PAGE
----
There are few things in modern life as simple and thrilling as a two seat sports car on a winding faded highway. Guys of all ages love this stuff. Women think it is a sign of a mid-life crisis. I remember such a trip that also involved some youthful stupidity.

The car was an MGA, worn out even in 1966. The trip took us from Tuscaloosa to Guin, fifty miles of meandering, mostly forgotten blacktop. The reason was the same as it always was at sixteen. Come to think of it, that reason doesn’t change much as one gets older.

There were five of us and not one was smart enough to give up their spot. For any sensible person, it might seem dangerous. We weren’t sensible, we were teenagers. As long as we didn’t run into a representative of the law, or responsible adults we’d be okay.

If our parents had found out, we’d still be grounded. If they had known why we went, we would have been neutered. The trip gave us a mission and provided a story to tell. In retrospect it was damn well worth it.

Randy spent a few weeks each summer visiting his grandparents in Guin, a sleepy, stagnant community in northwest Alabama. The family next door included a teenage girl. She and Randy decided there were enough babes in Guin for several big city boys. That was how the whole scheme materialized.

Like a lot of really stupid ideas, no one was willing to suffer the abuse associated with pointing out obvious problems. Since no one said no, the plan gained momentum. Corporate staff meetings operate on the same principle.

When we left that Saturday afternoon, the sun was out, hopes were high, and we all expected an evening to remember. A cramped ride in a two-seater sports car was nothing when free spirited country girls were waiting to be charmed.

I was in the trunk going up. Road trips take on a whole other dimension when you are wedged against a spare tire smelling exhaust fumes. When we arrived, Randy’s grandparents’ amazement grew as more and more teenage boys climbed from the car.

The girl next door was as surprised as Randy’s grandparents. I guess she didn’t know teenage boys very well. We called her bluff and she folded, and then snuck back home.

Guin didn’t offer much excitement to the locals, so it offered nothing at all to young visitors. We put off the return trip mainly because no one was mentally ready to re-assemble for the ride back to Tuscaloosa.

By the time we did start home, night had arrived and the air was much cooler. We couldn’t all fit inside with the roof up so we cranked up the heat and drove south, cramped and topless.

I was curled up in the floor of the passenger seat with Randy’s feet resting on me. Every joint in my ancient body quivers at the thought of two hours in the same cramped position but I was warmer than any of my co-conspirators.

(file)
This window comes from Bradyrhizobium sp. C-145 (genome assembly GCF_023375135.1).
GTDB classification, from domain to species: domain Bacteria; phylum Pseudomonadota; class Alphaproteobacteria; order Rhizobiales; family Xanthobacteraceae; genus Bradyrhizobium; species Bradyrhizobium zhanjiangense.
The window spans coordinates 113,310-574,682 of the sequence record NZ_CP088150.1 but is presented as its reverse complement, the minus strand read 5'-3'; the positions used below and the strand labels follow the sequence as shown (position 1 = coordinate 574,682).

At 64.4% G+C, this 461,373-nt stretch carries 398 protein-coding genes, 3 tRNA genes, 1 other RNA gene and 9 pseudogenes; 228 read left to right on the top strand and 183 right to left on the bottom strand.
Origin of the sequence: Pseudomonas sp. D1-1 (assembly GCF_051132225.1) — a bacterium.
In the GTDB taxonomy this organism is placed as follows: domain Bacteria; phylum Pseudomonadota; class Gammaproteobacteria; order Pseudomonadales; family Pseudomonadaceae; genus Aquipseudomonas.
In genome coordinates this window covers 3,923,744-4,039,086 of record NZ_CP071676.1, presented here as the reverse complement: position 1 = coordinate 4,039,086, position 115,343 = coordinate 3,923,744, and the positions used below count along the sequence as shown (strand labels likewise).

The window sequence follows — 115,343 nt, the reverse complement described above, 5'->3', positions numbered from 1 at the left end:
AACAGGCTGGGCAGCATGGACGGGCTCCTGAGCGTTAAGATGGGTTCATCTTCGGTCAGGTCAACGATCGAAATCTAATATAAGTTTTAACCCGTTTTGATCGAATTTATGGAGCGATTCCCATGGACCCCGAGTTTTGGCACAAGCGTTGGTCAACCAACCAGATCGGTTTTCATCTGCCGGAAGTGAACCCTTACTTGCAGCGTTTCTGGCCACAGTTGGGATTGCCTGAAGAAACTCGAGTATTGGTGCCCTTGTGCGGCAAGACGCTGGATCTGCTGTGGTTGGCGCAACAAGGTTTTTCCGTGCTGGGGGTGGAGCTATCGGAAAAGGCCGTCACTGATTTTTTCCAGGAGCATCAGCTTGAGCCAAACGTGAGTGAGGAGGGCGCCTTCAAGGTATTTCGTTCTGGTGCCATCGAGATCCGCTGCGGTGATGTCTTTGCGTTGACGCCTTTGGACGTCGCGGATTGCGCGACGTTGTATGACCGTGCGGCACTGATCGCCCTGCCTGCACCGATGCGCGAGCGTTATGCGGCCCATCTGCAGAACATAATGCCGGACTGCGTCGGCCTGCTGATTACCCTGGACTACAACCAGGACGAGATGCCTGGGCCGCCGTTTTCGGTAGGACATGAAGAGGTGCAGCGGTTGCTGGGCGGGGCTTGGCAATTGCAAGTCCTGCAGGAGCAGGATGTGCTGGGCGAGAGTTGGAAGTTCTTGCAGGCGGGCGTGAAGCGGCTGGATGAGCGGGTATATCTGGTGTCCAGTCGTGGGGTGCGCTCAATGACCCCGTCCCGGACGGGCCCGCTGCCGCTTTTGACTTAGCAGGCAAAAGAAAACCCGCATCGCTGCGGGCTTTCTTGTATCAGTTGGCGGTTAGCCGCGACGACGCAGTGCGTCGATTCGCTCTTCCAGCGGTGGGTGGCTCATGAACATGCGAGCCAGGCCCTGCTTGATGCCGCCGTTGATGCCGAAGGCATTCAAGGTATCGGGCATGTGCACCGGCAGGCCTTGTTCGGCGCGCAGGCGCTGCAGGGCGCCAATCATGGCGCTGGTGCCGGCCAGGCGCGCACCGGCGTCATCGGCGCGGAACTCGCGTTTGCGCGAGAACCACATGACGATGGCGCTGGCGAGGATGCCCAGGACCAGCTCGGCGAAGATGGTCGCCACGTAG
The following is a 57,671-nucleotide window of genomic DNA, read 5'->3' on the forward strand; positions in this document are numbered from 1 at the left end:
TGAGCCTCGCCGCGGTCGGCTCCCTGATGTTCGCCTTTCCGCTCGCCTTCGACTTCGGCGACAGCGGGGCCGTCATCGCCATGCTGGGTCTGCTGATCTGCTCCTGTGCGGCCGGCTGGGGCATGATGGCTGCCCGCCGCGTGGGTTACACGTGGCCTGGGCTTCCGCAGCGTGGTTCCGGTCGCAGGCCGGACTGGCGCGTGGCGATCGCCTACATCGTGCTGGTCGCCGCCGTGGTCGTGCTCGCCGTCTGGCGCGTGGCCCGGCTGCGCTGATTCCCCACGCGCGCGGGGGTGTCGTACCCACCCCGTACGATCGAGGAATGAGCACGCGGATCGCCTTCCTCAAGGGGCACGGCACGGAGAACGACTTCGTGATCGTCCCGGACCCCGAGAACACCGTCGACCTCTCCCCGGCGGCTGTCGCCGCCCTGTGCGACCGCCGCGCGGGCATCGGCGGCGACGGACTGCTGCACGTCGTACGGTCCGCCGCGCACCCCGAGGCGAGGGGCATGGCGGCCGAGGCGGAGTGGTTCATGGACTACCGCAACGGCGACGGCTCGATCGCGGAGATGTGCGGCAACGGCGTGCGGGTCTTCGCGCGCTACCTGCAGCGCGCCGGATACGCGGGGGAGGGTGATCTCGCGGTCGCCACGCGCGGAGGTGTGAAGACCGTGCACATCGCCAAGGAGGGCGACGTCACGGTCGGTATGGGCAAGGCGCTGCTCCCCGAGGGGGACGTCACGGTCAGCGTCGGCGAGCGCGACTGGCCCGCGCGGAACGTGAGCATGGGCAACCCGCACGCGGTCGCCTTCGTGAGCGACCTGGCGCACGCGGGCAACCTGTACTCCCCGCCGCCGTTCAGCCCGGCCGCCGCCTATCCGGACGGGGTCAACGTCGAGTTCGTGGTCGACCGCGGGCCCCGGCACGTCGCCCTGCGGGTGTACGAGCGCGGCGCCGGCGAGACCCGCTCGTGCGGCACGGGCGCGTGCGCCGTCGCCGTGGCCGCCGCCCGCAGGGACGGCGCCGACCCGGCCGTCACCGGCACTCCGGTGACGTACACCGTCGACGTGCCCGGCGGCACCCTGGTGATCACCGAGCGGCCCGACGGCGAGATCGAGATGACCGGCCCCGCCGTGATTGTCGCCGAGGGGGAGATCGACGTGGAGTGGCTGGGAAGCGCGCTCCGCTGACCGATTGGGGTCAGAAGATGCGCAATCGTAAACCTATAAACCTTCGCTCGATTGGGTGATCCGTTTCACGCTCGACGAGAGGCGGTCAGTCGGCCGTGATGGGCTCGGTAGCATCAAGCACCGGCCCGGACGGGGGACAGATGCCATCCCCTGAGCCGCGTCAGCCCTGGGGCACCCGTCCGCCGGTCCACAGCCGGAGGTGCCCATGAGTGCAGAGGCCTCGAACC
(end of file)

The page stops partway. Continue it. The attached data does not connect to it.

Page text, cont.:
The return trip was long but uneventful. My granddaddy used to say, “God takes care of drunks, fools, and babies.” We were two thirds qualified only because we looked too young to buy beer.

As soon as we limbered up and thawed out, we started to enjoy the trip more and began speaking to Randy again. Within a year it was one of our folk tales; shared with newcomers around the council fire.

Seen through the softening power of many years recollection, this adventure is now one of our highlights. Given the opportunity, every one of us would probably do it again.

Mike Cox

Mike Cox

Mike Cox currently writes a weekly column in South Carolina for the Columbia Star called "It's Not a Criticism, It's an Observation." He is trying to grow old as gracefully as possible without condemning the current generation in charge to doom. Each day this task gets harder as the overwhelming evidence mounts. He currently has two published books; Finding Daddy Cox, and October Saturdays. His columns have won three South Carolina Press Association awards since 2003. Mike has three sons and two grandchildren and lives in Irmo, Sc, just outside of Columbia.

One Comment
  1. Frank Povah

    This brings back memories, Mike. A mate and I once crossed the Nullarbor Plain in his MG A. Back then it was more than 1000 miles of potholed dirt between Perth and Adelaide and with no spare (we didn’t realize it’d fallen off the back till we had gone too far to turn around and get a new one) we were forced to travel mostly in second gear – some of the bulldust holes were almost as big as the car. This meant that every couple of hours or so we had to stop and turn the car into the wind to cool it down. It took us nearly a week! By the time we got to the tar again the car had a couple of inches of red dust inside it and we weren’t much better. Your granddad, like mine, was right grandparents always are), but I never heard the babies bit.

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